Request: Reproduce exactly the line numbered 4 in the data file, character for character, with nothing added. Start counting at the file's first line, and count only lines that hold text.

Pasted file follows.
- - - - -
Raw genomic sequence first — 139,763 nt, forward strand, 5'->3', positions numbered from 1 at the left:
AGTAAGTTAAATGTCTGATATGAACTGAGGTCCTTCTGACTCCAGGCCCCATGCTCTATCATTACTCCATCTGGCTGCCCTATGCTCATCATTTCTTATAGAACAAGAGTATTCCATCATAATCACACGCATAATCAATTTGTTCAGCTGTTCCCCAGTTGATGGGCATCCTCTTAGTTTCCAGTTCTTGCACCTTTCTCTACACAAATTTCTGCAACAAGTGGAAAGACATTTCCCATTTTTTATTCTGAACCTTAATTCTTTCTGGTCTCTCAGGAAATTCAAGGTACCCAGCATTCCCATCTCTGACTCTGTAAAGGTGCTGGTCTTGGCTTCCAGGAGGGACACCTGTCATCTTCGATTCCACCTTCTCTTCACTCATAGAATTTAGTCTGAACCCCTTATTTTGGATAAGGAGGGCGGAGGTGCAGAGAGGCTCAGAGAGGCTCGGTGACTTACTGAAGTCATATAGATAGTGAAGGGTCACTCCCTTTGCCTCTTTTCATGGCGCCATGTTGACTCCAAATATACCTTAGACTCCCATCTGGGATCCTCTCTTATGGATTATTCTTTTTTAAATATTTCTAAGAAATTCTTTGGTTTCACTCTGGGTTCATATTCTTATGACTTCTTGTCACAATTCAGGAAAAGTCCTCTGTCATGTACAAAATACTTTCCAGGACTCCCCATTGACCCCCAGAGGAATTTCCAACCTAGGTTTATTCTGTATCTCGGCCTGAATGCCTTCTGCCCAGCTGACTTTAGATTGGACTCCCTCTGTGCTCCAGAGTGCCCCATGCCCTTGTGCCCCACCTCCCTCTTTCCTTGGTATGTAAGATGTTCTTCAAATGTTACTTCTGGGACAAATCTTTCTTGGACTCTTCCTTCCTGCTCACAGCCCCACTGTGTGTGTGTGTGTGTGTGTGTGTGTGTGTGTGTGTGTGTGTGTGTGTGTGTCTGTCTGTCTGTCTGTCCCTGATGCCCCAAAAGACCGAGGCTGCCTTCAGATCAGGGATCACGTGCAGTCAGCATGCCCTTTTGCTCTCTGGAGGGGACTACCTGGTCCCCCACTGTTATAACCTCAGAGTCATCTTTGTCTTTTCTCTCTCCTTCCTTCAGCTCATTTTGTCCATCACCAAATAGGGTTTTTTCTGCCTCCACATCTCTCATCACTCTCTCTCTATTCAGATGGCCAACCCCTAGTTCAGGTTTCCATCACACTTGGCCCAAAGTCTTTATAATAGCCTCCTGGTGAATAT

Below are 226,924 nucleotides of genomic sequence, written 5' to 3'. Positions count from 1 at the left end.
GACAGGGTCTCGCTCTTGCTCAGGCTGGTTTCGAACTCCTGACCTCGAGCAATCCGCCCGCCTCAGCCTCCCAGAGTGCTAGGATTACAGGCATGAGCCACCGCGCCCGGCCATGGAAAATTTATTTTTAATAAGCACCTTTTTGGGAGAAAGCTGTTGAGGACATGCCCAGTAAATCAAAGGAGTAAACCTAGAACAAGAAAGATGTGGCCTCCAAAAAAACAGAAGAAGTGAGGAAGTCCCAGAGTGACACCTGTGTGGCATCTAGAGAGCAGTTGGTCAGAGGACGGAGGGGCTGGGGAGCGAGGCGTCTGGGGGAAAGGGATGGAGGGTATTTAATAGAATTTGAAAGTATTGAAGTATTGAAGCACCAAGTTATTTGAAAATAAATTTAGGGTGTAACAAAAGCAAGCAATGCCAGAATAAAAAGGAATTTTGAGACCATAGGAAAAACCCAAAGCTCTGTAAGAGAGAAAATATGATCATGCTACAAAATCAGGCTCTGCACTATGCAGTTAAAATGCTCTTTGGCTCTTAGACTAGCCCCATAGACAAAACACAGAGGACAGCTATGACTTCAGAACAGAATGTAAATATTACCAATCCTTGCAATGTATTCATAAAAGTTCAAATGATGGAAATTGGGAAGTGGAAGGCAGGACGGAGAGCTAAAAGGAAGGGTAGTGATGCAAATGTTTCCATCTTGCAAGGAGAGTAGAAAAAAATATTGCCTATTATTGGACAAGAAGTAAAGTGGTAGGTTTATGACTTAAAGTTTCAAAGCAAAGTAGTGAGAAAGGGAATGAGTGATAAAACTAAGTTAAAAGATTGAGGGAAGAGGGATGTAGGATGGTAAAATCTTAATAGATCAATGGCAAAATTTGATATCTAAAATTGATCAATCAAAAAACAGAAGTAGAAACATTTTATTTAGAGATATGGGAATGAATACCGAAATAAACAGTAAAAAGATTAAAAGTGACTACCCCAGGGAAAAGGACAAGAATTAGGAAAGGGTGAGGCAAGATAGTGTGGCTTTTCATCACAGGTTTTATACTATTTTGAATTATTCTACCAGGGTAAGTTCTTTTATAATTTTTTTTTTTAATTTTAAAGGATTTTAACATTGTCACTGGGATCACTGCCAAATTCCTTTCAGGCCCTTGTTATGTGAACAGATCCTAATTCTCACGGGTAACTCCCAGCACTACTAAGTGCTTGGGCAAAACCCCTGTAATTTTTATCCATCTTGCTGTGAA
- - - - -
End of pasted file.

GACAGGGTCTCGCTCTTGCTCAGGCTGGTTTCGAACTCCTGACCTCGAGCAATCCGCCCGCCTCAGCCTCCCAGAGTGCTAGGATTACAGGCATGAGCCACCGCGCCCGGCCATGGAAAATTTATTTTTAATAAGCACCTTTTTGGGAGAAAGCTGTTGAGGACATGCCCAGTAAATCAAAGGAGTAAACCTAGAACAAGAAAGATGTGGCCTCCAAAAAAACAGAAGAAGTGAGGAAGTCCCAGAGTGACACCTGTGTGGCATCTAGAGAGCAGTTGGTCAGAGGACGGAGGGGCTGGGGAGCGAGGCGTCTGGGGGAAAGGGATGGAGGGTATTTAATAGAATTTGAAAGTATTGAAGTATTGAAGCACCAAGTTATTTGAAAATAAATTTAGGGTGTAACAAAAGCAAGCAATGCCAGAATAAAAAGGAATTTTGAGACCATAGGAAAAACCCAAAGCTCTGTAAGAGAGAAAATATGATCATGCTACAAAATCAGGCTCTGCACTATGCAGTTAAAATGCTCTTTGGCTCTTAGACTAGCCCCATAGACAAAACACAGAGGACAGCTATGACTTCAGAACAGAATGTAAATATTACCAATCCTTGCAATGTATTCATAAAAGTTCAAATGATGGAAATTGGGAAGTGGAAGGCAGGACGGAGAGCTAAAAGGAAGGGTAGTGATGCAAATGTTTCCATCTTGCAAGGAGAGTAGAAAAAAATATTGCCTATTATTGGACAAGAAGTAAAGTGGTAGGTTTATGACTTAAAGTTTCAAAGCAAAGTAGTGAGAAAGGGAATGAGTGATAAAACTAAGTTAAAAGATTGAGGGAAGAGGGATGTAGGATGGTAAAATCTTAATAGATCAATGGCAAAATTTGATATCTAAAATTGATCAATCAAAAAACAGAAGTAGAAACATTTTATTTAGAGATATGGGAATGAATACCGAAATAAACAGTAAAAAGATTAAAAGTGACTACCCCAGGGAAAAGGACAAGAATTAGGAAAGGGTGAGGCAAGATAGTGTGGCTTTTCATCACAGGTTTTATACTATTTTGAATTATTCTACCAGGGTAAGTTCTTTTATAATTTTTTTTTTTAATTTTAAAGGATTTTAACATTGTCACTGGGATCACTGCCAAATTCCTTTCAGGCCCTTGTTATGTGAACAGATCCTAATTCTCACGGGTAACTCCCAGCACTACTAAGTGCTTGGGCAAAACCCCTGTAATTTTTATCCATCTTGCTGTGAA